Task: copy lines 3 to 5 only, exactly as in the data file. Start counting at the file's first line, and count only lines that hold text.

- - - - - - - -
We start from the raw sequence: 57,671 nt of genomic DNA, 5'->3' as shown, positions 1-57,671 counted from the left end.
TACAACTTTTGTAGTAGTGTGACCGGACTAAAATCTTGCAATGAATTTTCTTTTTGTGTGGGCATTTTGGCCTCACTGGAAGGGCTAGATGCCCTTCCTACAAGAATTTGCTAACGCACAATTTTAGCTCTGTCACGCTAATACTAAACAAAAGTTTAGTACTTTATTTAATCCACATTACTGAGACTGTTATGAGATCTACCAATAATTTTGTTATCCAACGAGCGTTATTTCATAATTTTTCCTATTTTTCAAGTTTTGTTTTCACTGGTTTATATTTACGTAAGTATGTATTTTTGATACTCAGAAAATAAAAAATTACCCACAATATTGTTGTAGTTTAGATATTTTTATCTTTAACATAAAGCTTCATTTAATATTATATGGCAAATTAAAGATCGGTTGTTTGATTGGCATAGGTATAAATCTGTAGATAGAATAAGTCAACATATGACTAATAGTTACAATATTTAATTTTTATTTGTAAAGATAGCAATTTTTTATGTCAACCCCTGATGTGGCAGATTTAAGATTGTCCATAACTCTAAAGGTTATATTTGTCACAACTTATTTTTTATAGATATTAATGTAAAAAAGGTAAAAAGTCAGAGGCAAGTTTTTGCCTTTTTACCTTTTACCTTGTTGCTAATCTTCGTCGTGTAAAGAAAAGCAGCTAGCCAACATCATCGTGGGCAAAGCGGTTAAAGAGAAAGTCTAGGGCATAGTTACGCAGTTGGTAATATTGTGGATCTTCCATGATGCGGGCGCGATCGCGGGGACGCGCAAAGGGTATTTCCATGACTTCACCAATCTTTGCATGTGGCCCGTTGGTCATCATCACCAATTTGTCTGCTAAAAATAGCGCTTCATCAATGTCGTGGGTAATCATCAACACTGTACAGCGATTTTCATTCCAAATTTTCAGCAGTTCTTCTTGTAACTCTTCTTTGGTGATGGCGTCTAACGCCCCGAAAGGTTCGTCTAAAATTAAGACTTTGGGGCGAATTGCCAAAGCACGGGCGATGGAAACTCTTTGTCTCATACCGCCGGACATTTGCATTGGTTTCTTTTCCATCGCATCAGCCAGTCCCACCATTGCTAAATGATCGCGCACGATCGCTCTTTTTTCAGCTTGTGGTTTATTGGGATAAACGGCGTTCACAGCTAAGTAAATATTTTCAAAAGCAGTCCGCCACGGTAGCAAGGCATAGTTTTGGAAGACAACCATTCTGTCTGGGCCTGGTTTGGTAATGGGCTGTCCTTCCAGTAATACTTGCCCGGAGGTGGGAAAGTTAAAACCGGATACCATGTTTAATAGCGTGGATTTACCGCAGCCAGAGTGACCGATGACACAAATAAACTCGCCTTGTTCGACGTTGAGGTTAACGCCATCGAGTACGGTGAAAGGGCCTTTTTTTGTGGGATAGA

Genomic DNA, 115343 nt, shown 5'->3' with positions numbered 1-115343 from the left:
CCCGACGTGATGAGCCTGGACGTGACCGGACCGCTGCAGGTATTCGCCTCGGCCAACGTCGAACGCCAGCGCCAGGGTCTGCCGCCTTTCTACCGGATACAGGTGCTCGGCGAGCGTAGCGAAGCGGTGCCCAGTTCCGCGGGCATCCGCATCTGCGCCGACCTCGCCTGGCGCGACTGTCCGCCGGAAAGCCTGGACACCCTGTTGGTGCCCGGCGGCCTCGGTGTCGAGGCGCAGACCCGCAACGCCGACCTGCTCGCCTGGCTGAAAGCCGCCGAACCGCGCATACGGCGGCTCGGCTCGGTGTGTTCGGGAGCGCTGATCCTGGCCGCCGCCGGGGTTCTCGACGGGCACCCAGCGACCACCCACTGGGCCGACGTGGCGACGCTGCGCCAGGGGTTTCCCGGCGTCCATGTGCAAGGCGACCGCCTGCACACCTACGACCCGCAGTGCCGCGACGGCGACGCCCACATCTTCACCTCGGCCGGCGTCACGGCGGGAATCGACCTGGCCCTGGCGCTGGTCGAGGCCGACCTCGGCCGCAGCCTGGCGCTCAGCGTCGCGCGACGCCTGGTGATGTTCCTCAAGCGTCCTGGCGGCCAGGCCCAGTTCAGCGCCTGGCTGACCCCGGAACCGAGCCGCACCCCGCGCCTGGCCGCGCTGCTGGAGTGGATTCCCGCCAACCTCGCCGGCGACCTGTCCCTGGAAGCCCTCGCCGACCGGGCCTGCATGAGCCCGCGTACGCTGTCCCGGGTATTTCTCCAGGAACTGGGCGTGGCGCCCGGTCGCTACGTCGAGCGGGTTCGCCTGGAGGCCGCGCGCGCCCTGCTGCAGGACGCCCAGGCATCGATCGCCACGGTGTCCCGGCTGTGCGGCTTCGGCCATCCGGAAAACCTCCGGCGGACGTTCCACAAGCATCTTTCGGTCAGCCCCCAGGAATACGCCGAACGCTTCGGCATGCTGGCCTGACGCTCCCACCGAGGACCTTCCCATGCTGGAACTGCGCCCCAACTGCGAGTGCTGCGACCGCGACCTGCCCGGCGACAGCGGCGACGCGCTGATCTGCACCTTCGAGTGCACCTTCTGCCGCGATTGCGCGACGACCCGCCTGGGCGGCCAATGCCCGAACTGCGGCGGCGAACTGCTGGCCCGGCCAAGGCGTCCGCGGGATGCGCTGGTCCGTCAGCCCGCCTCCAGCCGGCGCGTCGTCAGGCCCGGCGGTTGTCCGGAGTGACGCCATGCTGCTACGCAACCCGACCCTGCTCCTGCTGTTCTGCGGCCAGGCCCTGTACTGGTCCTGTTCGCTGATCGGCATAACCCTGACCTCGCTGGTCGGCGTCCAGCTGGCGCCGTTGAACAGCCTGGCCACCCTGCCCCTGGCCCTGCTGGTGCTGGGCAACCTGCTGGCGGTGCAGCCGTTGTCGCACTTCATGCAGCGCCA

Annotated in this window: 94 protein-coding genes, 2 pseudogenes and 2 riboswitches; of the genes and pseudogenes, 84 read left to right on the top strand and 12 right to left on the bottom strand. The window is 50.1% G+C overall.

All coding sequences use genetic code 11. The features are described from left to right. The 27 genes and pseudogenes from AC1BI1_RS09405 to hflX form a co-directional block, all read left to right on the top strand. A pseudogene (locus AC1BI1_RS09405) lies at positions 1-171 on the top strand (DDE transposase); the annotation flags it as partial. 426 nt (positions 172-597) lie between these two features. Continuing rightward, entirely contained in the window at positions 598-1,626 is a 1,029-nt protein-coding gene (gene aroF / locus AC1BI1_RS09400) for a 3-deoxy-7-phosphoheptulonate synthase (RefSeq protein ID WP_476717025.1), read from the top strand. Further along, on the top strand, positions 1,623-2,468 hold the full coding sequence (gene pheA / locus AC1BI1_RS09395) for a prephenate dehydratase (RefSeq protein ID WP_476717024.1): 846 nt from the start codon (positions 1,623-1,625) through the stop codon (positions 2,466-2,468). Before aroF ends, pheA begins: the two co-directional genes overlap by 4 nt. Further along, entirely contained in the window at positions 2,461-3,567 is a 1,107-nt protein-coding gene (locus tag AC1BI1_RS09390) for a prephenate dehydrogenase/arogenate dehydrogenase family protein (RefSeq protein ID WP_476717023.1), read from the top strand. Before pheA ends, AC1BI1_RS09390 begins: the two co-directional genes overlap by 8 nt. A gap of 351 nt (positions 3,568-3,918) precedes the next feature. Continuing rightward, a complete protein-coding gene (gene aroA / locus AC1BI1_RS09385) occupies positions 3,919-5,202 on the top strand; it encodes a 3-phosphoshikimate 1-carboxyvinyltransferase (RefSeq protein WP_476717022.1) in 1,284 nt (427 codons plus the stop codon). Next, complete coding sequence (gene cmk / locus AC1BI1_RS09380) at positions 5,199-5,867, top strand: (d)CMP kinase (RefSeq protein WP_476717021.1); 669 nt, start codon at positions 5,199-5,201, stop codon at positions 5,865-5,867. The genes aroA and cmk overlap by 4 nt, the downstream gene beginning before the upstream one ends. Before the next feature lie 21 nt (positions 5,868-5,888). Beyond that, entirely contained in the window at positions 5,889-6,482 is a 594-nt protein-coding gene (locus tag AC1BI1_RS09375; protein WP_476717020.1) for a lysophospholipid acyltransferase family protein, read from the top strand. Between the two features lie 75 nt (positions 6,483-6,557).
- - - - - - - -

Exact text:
Genomic DNA, 115343 nt, shown 5'->3' with positions numbered 1-115343 from the left:
CCCGACGTGATGAGCCTGGACGTGACCGGACCGCTGCAGGTATTCGCCTCGGCCAACGTCGAACGCCAGCGCCAGGGTCTGCCGCCTTTCTACCGGATACAGGTGCTCGGCGAGCGTAGCGAAGCGGTGCCCAGTTCCGCGGGCATCCGCATCTGCGCCGACCTCGCCTGGCGCGACTGTCCGCCGGAAAGCCTGGACACCCTGTTGGTGCCCGGCGGCCTCGGTGTCGAGGCGCAGACCCGCAACGCCGACCTGCTCGCCTGGCTGAAAGCCGCCGAACCGCGCATACGGCGGCTCGGCTCGGTGTGTTCGGGAGCGCTGATCCTGGCCGCCGCCGGGGTTCTCGACGGGCACCCAGCGACCACCCACTGGGCCGACGTGGCGACGCTGCGCCAGGGGTTTCCCGGCGTCCATGTGCAAGGCGACCGCCTGCACACCTACGACCCGCAGTGCCGCGACGGCGACGCCCACATCTTCACCTCGGCCGGCGTCACGGCGGGAATCGACCTGGCCCTGGCGCTGGTCGAGGCCGACCTCGGCCGCAGCCTGGCGCTCAGCGTCGCGCGACGCCTGGTGATGTTCCTCAAGCGTCCTGGCGGCCAGGCCCAGTTCAGCGCCTGGCTGACCCCGGAACCGAGCCGCACCCCGCGCCTGGCCGCGCTGCTGGAGTGGATTCCCGCCAACCTCGCCGGCGACCTGTCCCTGGAAGCCCTCGCCGACCGGGCCTGCATGAGCCCGCGTACGCTGTCCCGGGTATTTCTCCAGGAACTGGGCGTGGCGCCCGGTCGCTACGTCGAGCGGGTTCGCCTGGAGGCCGCGCGCGCCCTGCTGCAGGACGCCCAGGCATCGATCGCCACGGTGTCCCGGCTGTGCGGCTTCGGCCATCCGGAAAACCTCCGGCGGACGTTCCACAAGCATCTTTCGGTCAGCCCCCAGGAATACGCCGAACGCTTCGGCATGCTGGCCTGACGCTCCCACCGAGGACCTTCCCATGCTGGAACTGCGCCCCAACTGCGAGTGCTGCGACCGCGACCTGCCCGGCGACAGCGGCGACGCGCTGATCTGCACCTTCGAGTGCACCTTCTGCCGCGATTGCGCGACGACCCGCCTGGGCGGCCAATGCCCGAACTGCGGCGGCGAACTGCTGGCCCGGCCAAGGCGTCCGCGGGATGCGCTGGTCCGTCAGCCCGCCTCCAGCCGGCGCGTCGTCAGGCCCGGCGGTTGTCCGGAGTGACGCCATGCTGCTACGCAACCCGACCCTGCTCCTGCTGTTCTGCGGCCAGGCCCTGTACTGGTCCTGTTCGCTGATCGGCATAACCCTGACCTCGCTGGTCGGCGTCCAGCTGGCGCCGTTGAACAGCCTGGCCACCCTGCCCCTGGCCCTGCTGGTGCTGGGCAACCTGCTGGCGGTGCAGCCGTTGTCGCACTTCATGCAGCGCCA

Annotated in this window: 94 protein-coding genes, 2 pseudogenes and 2 riboswitches; of the genes and pseudogenes, 84 read left to right on the top strand and 12 right to left on the bottom strand. The window is 50.1% G+C overall.